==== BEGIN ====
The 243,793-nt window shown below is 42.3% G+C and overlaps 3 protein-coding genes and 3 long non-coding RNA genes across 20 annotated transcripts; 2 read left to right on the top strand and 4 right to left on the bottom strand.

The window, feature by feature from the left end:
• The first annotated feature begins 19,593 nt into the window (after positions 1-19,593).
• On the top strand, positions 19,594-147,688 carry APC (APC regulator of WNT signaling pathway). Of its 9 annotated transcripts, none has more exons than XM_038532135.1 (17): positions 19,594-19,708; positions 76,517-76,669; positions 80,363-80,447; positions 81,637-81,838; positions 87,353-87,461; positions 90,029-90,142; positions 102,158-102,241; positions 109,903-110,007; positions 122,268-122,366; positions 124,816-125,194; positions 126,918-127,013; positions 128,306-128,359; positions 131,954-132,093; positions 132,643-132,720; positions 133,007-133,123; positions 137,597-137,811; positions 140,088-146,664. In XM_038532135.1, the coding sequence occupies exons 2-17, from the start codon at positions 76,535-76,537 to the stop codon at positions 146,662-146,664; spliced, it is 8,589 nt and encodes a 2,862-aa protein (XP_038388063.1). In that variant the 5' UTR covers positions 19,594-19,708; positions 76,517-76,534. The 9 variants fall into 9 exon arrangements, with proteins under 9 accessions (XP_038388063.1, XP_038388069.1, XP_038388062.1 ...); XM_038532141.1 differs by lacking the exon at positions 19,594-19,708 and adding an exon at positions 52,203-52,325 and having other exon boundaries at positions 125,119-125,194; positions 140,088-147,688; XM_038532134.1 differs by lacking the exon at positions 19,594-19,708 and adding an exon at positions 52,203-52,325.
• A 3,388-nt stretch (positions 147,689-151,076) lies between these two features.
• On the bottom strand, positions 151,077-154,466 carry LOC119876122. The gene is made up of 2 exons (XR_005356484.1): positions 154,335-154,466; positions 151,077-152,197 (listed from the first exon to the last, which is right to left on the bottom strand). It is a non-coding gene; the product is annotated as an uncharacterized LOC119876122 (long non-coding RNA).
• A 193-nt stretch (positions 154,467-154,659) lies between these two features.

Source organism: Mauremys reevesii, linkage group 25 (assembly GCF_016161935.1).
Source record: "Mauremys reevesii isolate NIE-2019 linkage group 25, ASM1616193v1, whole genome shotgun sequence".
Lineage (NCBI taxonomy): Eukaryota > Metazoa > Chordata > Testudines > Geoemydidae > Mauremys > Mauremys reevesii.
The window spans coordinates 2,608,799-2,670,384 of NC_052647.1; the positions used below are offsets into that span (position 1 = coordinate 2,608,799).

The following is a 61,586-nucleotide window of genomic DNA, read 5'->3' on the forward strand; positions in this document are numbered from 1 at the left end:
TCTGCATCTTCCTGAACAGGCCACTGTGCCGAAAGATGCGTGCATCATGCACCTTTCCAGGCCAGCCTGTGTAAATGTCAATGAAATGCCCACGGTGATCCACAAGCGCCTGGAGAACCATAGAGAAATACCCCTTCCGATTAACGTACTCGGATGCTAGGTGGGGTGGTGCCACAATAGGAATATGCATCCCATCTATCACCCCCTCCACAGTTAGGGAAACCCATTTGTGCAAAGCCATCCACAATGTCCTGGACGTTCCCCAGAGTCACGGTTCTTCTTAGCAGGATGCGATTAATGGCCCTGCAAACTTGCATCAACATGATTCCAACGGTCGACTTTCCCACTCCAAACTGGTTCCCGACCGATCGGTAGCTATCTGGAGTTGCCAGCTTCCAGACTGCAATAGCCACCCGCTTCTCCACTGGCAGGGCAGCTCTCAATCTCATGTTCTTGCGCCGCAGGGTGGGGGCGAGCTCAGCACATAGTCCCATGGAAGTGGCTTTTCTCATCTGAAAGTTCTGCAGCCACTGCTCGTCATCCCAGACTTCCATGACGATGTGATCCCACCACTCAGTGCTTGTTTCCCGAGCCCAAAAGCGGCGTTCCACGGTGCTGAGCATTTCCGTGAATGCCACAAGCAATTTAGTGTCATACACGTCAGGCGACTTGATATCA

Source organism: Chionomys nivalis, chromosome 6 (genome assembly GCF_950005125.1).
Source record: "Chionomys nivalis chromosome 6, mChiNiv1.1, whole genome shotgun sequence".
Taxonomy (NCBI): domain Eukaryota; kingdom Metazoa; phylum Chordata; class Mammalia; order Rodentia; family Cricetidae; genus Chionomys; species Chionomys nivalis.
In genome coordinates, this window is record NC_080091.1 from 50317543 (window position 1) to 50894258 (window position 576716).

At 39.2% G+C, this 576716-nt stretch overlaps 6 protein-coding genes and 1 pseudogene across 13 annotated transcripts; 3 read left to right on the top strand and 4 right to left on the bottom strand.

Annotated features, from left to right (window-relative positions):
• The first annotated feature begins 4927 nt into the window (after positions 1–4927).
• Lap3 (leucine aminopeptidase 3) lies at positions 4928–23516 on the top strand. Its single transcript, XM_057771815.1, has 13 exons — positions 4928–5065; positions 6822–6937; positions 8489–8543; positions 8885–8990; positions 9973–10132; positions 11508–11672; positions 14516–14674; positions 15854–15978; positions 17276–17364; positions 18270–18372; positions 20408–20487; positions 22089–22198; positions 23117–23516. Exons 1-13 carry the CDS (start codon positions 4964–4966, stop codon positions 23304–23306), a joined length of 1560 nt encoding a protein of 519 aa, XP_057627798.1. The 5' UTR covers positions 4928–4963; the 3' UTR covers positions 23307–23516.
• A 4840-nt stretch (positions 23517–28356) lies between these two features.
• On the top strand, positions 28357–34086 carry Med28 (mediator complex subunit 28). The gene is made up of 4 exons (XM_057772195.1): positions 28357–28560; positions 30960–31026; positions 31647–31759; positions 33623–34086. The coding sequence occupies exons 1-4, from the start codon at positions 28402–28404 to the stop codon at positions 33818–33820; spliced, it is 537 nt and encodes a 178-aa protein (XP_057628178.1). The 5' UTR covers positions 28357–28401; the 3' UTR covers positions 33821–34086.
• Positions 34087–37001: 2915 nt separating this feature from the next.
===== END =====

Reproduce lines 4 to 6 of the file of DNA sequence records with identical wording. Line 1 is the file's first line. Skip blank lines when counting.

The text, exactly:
• On the top strand, positions 19,594-147,688 carry APC (APC regulator of WNT signaling pathway). Of its 9 annotated transcripts, none has more exons than XM_038532135.1 (17): positions 19,594-19,708; positions 76,517-76,669; positions 80,363-80,447; positions 81,637-81,838; positions 87,353-87,461; positions 90,029-90,142; positions 102,158-102,241; positions 109,903-110,007; positions 122,268-122,366; positions 124,816-125,194; positions 126,918-127,013; positions 128,306-128,359; positions 131,954-132,093; positions 132,643-132,720; positions 133,007-133,123; positions 137,597-137,811; positions 140,088-146,664. In XM_038532135.1, the coding sequence occupies exons 2-17, from the start codon at positions 76,535-76,537 to the stop codon at positions 146,662-146,664; spliced, it is 8,589 nt and encodes a 2,862-aa protein (XP_038388063.1). In that variant the 5' UTR covers positions 19,594-19,708; positions 76,517-76,534. The 9 variants fall into 9 exon arrangements, with proteins under 9 accessions (XP_038388063.1, XP_038388069.1, XP_038388062.1 ...); XM_038532141.1 differs by lacking the exon at positions 19,594-19,708 and adding an exon at positions 52,203-52,325 and having other exon boundaries at positions 125,119-125,194; positions 140,088-147,688; XM_038532134.1 differs by lacking the exon at positions 19,594-19,708 and adding an exon at positions 52,203-52,325.
• A 3,388-nt stretch (positions 147,689-151,076) lies between these two features.
• On the bottom strand, positions 151,077-154,466 carry LOC119876122. The gene is made up of 2 exons (XR_005356484.1): positions 154,335-154,466; positions 151,077-152,197 (listed from the first exon to the last, which is right to left on the bottom strand). It is a non-coding gene; the product is annotated as an uncharacterized LOC119876122 (long non-coding RNA).